A couple of weeks ago, Google announced 'Google Social Search', a new feature built in to Google that allows you to see who you're connected to across the web and numerous platforms.

While the somewhat subtle feature received some launch press, I didn't read anything about anyone taking it for a serious spin OR what the future implications and/or uses may be.

Google has been moving social in a measured way, connecting services such as GMail, Google Reader, Blogger and many other internal services. However, the Google social infrastructure has been some fragmented and Google's actual social initiative, Google Friend Connect, has been slow to take off. (This, aside from Orkut, Google's original social experiment, which still retains strength in South America and other areas).

While logged in this morning I decided to wander over to Google Social Search.  As an 'early adopter', I already had a pretty extensive network there prior to even looking at it.

What I found the most interesting was the stream of 'how' I was connected to people across the web.  Even more interesting was how the people I enjoy reading the most are connected to others .... and looking at why.

In minutes, I had come across LOTS of interesting and informative blogs and people I hadn't been tuned in to before.  It was eye-opening (and that's an understatement).

While Facebook, Twitter, and other services easily allow you to see who others are following, this latest product from Google had already scanned all types of social networks and services and even provided a window into who was reproducing some of my own content that was much more in-depth than Google Alerts.

While some rail Google for the amount of information they are harvesting every second, what most people don't realize is there are factually opt-out privacy measures for almost all of them.

If you don't, and choose to be 'visible', this new vehicle could prove to be a valuable addition to your networking toolkit and easily help you tune in to what you have time to read on the Internet each day.

The original launch video is below.  It provides a good overview of what you can do with Google Social Search.  I'm sure there are more than a few of you that either missed this one or would want to check it out.

Great weekend all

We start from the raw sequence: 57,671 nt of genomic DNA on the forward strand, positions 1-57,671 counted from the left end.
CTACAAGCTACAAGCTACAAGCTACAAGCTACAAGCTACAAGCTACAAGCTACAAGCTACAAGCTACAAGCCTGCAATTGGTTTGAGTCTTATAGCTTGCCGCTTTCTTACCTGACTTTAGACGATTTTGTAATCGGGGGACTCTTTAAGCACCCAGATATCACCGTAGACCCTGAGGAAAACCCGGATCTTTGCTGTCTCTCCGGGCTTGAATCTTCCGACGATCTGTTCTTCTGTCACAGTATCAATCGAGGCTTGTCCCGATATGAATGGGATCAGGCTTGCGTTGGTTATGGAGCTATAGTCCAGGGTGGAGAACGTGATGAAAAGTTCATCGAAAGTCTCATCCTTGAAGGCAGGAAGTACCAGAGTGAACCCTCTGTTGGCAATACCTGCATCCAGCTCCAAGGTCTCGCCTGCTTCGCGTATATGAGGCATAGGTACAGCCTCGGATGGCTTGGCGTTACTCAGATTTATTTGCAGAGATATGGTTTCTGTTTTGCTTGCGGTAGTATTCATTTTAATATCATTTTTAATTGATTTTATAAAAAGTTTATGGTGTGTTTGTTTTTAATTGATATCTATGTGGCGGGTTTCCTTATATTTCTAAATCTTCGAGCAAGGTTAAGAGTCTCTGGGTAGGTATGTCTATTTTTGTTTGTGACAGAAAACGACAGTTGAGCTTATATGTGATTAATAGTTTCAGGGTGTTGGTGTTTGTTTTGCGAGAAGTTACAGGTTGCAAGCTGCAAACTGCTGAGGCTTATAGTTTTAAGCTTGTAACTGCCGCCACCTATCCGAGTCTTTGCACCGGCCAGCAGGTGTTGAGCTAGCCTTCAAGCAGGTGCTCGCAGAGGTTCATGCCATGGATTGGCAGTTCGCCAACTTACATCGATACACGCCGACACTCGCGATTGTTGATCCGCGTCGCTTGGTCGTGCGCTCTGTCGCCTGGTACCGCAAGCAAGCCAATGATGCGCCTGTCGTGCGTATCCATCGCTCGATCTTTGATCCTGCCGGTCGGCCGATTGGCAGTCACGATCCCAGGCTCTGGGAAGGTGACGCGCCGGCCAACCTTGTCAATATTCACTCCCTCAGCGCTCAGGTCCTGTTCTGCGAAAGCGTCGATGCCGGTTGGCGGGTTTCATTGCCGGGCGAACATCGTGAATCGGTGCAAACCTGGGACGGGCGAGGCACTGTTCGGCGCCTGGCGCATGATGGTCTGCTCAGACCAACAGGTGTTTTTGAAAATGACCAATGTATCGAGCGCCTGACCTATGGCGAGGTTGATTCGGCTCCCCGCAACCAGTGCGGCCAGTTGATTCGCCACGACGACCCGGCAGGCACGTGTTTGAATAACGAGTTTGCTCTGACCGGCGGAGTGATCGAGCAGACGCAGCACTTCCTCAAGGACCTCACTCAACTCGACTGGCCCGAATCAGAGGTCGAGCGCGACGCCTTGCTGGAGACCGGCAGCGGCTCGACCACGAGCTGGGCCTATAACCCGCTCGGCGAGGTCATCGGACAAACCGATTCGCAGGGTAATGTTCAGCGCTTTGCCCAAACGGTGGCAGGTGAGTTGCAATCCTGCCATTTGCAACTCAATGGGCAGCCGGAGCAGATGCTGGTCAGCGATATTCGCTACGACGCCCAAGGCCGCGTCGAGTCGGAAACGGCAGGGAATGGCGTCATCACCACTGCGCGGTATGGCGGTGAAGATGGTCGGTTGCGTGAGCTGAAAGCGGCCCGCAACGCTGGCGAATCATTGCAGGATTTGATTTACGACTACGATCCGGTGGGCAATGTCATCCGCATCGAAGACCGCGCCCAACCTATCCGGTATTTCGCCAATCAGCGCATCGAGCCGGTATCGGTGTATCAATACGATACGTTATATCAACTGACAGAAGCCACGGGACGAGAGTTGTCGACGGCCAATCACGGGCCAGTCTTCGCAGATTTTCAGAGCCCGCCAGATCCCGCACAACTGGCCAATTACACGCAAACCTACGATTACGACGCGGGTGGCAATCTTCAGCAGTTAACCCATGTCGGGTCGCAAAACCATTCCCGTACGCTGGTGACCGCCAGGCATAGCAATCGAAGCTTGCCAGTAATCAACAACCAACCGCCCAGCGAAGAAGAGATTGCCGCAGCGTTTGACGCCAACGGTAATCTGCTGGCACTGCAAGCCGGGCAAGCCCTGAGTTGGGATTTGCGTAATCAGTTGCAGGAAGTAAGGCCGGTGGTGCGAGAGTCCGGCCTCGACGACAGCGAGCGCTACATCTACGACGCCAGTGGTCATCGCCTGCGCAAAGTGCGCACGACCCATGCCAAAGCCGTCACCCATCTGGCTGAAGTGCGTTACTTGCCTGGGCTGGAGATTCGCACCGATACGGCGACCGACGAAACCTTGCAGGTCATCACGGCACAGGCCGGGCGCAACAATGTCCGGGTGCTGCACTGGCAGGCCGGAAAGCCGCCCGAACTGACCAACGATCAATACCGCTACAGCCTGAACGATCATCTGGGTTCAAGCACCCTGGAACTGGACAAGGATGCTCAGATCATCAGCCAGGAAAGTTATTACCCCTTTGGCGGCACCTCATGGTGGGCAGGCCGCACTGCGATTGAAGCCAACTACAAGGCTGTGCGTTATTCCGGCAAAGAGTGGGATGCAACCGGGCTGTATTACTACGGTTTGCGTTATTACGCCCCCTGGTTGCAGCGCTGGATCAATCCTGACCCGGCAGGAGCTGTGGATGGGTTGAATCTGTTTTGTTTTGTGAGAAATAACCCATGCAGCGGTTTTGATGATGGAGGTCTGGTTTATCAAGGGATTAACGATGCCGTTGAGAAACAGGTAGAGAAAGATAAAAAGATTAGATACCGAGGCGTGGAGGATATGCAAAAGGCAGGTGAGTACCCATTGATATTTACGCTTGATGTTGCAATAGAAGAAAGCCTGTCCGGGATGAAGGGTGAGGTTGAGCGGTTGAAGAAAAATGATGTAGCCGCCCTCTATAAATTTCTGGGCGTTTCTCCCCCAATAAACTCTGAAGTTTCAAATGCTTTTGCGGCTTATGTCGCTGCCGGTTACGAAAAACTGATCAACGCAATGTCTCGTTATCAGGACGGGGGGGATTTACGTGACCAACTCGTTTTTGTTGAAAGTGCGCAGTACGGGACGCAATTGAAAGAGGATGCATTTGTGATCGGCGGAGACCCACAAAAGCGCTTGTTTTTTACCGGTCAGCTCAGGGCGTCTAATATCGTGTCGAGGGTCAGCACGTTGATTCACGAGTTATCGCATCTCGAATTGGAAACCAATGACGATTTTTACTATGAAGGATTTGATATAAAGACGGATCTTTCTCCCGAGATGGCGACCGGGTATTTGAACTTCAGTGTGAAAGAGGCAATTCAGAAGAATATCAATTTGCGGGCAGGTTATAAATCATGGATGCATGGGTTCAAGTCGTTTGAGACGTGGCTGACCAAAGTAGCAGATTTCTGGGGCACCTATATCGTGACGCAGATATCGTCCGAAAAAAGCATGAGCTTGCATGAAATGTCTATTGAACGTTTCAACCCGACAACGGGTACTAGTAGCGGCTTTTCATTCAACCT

Update 1 -   Feb 7, 2010 7:30 PM ET: Google Social Search was actually introduced as an experiment in October of 2009 and subsequently was re-introduced on January 27th 2010 .... and made available to everyone at that time (in beta) via

Tuesday, February 2, 2010

Twitter Wants You to Change Your Password!

In a post a short time ago, Twitter urged users to change their passwords.

Like many other high-profile websites in recent weeks, it seems the popular social networking site is seeing their share of server attacks, the most recent of which is coming from the Torrent world.

One of the results has been an usual climb in the number of followers for "a couple of accounts over the last five days".

"It appears that for a number of years, a person has been creating torrent sites that require a login and password as well as creating forums set up for torrent site usage and then selling these purportedly well-crafted sites and forums to other people innocently looking to start a download site of their very own.  However, these sites came with a little extra — security exploits and backdoors throughout the system."

The complete post from Del Harvey, Twitter's Director of Trust and Safety can be found here.

Bottom line.  Twitter users ... change your password.

Google News - What are those Stars?

Google News users awoke this morning to a slight change in the page layout.

Small stars have been placed to the left of story headlines.

You will need to be logged in to your Google account for this new functionality to work or clicking on a star will take you directly to the log-in page.

Essentially, 'starring' a story block in Google News lets Google know that you're interested in this story, and when there are significant updates, the story headlines will be in bold .... and they will also be placed in a new 'starred' folder for later viewing.

The result is automatic and immediate :

Google (as always) wants your feedback. There's a link for your thoughts in the new blog post on this feature from Google News here.